Angus paused at the top of the rise that overlooked Anna’s house. Its setting was framed by the distant blue of the Northumberland Strait. The whitewashed house, trimmed in red, nestled in the hollow, flanked by the two barns and the workshop, also whitewashed. A long row of tall fir trees grew close behind, protecting the little farmhouse and its outbuildings from the vicious winter winds that could sweep across Prince Edward Island burying small houses, such as this, in drifts up to the eaves, and freezing a person to his very marrow. Angus shivered and hastened down the track.
I helped Ian build the big barn, and my father and my grandfather helped his father build this house, he thought. Anna planted those chestnut trees by the front door the day they were married. They’ve grown tall since then, but they’ve never produced nuts. A strange thing. He rounded the corner of the house and knocked on the door.
“Are you home, Ian?” He pushed the door open with the toe of his shoe.
“I am.” Ian’s voice sounded tired and far away.
Angus stepped into the sunlit kitchen, the bloody axe forgotten in his hands. His friend looked ill, weary-faced and worn, his eyes were red-rimmed and blood shot. His thick grey beard was still streaked with black and the hair on his head was grey too, except for the cowlick of black springing up from the front above his right eyebrow. He seemed rumpled and unkempt, and a little wild. He hunched his broad shoulders as if to ward off a blow.
“Where’s Donald?” asked Angus.
“Finishing the chores.” Ian was standing by the unlit stove, his hands busy shaving kindling off a stick of wood with the kitchen knife. “Have you found her, then?” He stared hard at the axe in Angus’ hands.
“We found her. Neil found her. They’re bringing her soon.” Angus followed Ian’s gaze, for the first time realizing that he still held the weapon. He almost dropped it in his haste to conceal it behind his back. “I’m sorry, I forgot to set this down.” His ruddy cheeks turned a darker shade of red.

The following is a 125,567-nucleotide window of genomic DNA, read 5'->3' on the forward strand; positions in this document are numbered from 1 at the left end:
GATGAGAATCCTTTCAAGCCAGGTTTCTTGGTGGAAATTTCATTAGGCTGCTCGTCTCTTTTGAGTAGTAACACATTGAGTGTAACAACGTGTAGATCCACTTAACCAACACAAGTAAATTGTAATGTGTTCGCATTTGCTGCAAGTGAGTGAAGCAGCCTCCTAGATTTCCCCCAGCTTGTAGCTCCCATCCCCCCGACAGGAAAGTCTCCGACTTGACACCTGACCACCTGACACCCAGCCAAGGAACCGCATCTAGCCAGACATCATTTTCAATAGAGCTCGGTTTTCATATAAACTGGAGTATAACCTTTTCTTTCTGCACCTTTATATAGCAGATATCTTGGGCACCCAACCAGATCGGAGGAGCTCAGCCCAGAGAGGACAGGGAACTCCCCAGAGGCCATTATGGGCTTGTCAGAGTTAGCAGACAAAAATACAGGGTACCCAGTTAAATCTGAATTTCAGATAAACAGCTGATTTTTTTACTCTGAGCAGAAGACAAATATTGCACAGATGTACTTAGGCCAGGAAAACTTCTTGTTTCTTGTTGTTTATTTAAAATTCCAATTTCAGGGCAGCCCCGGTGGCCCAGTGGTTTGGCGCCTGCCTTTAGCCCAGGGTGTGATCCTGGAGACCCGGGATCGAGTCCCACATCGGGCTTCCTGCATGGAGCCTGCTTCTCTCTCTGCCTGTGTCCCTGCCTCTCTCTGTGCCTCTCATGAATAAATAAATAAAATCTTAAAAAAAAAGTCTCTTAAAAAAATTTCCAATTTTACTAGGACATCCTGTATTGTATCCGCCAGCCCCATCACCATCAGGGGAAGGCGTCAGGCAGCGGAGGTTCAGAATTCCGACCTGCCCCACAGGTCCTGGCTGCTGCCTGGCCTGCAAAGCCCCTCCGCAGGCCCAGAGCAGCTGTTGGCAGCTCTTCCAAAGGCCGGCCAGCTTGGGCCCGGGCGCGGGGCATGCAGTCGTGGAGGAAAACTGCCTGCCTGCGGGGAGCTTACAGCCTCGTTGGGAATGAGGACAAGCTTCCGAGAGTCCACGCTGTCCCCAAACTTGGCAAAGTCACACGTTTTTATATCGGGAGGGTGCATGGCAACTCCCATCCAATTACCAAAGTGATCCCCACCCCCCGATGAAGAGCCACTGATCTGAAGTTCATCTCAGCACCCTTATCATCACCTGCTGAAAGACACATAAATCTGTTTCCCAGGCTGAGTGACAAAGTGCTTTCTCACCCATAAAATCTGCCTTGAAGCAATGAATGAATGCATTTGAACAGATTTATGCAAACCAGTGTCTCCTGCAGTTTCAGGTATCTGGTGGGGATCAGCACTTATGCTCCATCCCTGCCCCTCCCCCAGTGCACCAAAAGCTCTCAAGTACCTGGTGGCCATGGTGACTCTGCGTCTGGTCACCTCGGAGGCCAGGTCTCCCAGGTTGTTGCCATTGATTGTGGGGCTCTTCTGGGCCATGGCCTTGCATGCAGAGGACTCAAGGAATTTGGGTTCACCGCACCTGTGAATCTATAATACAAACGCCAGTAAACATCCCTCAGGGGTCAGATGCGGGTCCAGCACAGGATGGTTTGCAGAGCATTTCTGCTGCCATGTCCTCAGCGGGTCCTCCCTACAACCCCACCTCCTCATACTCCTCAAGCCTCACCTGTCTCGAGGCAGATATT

“She’s dead, is she?” Ian stopped making kindling and stood waiting for the answer.
“She’s been murdered.”
Ian stood silently taking in the words. “It was bound to happen,” he said at last.
“Now why would you say that?”
Ian looked back at his friend, his blue eyes filled with tears. He blinked hard. “I knew about her from the very first time, and every time after that.”
“I suppose that’s what they’ll all be saying when the word gets around.” He sighed. “No, it wasn’t I, though I have more reason than anyone. Is that the weapon?”
“It would seem so.” Angus drew the axe out from behind his back.
“Whose is it?”
“I don’t know. I’ve never seen it before. I suppose we’ll have to notify the constable. This thing’s too big for us. Though what good he’ll be, I don’t know.”
Ian stood in silence for some seconds, then said, “I was just making Donald and me a bite of breakfast. Will you have some?” He turned toward the stove.
“I wouldn’t trouble you at a time like this. I should be making you breakfast.”
Ian shrugged. “We must go on, and to do that we must eat.” He began preparing the meal.
Anna Gillis, the midwife and neighbour in Mattie’s Story, has been found killed. The close-knit community is deeply shaken by this eruption of violence, and neighbours come together to help one another and to discover the perpetrator. But the answer lies Anna’s secret, long guarded by Old Annie, the last of the original Selkirk Settlers, and the protagonist of An Irregular Marriage. Join the community! Read Anna’s Secret and other novels by Margaret A. Westlie.
Genre – Fiction, mystery, historical
Rating – G
More details about the author